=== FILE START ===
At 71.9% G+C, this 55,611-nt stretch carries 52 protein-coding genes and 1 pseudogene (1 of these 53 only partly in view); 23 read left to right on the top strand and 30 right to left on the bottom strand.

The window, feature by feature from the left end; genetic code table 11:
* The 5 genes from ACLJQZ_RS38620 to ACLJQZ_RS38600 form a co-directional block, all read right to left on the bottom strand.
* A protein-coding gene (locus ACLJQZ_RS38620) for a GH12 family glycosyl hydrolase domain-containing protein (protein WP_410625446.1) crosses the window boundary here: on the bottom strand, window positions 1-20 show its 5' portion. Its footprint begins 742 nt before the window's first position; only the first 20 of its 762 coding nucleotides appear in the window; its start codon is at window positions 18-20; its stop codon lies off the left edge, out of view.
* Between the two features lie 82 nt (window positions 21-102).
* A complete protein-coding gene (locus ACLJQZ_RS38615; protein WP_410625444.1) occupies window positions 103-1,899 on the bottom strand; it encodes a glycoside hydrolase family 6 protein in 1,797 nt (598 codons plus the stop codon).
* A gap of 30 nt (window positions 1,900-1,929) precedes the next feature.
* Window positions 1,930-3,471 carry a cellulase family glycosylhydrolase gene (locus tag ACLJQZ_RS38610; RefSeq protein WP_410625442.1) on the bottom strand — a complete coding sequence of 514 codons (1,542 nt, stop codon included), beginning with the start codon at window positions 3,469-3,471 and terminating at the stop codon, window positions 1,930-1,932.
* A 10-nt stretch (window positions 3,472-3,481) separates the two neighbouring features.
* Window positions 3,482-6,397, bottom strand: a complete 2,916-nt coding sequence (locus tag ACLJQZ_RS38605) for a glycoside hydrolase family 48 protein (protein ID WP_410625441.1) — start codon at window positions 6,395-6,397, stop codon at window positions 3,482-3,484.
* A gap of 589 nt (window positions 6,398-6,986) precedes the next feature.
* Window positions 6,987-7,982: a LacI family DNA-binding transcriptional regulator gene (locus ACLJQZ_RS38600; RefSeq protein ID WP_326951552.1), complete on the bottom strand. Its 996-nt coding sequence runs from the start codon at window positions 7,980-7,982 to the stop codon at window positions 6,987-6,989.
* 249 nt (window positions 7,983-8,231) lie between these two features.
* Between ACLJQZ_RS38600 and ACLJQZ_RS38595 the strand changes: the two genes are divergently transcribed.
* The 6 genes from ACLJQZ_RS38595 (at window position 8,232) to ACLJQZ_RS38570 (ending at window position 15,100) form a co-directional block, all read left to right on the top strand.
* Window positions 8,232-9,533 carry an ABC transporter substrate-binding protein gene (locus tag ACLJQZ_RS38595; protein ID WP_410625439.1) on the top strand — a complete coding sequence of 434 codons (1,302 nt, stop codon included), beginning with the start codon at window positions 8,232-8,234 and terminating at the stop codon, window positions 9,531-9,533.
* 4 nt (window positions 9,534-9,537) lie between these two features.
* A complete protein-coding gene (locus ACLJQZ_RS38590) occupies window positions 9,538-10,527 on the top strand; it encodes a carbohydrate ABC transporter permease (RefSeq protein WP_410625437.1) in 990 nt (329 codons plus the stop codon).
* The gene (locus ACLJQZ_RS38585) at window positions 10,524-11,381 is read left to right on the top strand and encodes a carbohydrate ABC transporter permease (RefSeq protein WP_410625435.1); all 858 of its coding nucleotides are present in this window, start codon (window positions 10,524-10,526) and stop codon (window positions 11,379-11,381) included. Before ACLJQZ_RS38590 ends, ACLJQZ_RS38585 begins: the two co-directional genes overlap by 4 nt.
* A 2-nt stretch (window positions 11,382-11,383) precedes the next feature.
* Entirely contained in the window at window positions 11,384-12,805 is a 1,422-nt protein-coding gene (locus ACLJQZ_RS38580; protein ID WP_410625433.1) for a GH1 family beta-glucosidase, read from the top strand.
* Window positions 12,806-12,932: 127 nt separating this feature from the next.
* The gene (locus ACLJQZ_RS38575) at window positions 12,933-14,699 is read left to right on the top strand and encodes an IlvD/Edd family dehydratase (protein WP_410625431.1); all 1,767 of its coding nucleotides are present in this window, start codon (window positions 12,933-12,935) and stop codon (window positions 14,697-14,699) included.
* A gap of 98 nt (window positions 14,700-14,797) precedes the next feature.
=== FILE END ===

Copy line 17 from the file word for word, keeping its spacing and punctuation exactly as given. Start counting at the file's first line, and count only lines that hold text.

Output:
* 4 nt (window positions 9,534-9,537) lie between these two features.